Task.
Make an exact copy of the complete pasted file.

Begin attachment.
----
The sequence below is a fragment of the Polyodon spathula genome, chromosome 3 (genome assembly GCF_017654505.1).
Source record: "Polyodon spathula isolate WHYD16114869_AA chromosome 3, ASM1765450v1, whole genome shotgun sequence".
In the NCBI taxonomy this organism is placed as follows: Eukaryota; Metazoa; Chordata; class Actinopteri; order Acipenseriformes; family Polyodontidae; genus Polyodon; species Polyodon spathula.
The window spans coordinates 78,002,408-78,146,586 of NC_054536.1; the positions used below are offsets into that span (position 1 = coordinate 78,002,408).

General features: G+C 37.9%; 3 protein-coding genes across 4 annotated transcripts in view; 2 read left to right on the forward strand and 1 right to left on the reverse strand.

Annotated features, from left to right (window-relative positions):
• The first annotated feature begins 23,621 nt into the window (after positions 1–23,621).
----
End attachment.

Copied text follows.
The sequence below is a fragment of the Polyodon spathula genome, chromosome 3 (genome assembly GCF_017654505.1).
Source record: "Polyodon spathula isolate WHYD16114869_AA chromosome 3, ASM1765450v1, whole genome shotgun sequence".
In the NCBI taxonomy this organism is placed as follows: Eukaryota; Metazoa; Chordata; class Actinopteri; order Acipenseriformes; family Polyodontidae; genus Polyodon; species Polyodon spathula.
The window spans coordinates 78,002,408-78,146,586 of NC_054536.1; the positions used below are offsets into that span (position 1 = coordinate 78,002,408).

General features: G+C 37.9%; 3 protein-coding genes across 4 annotated transcripts in view; 2 read left to right on the forward strand and 1 right to left on the reverse strand.

Annotated features, from left to right (window-relative positions):
• The first annotated feature begins 23,621 nt into the window (after positions 1–23,621).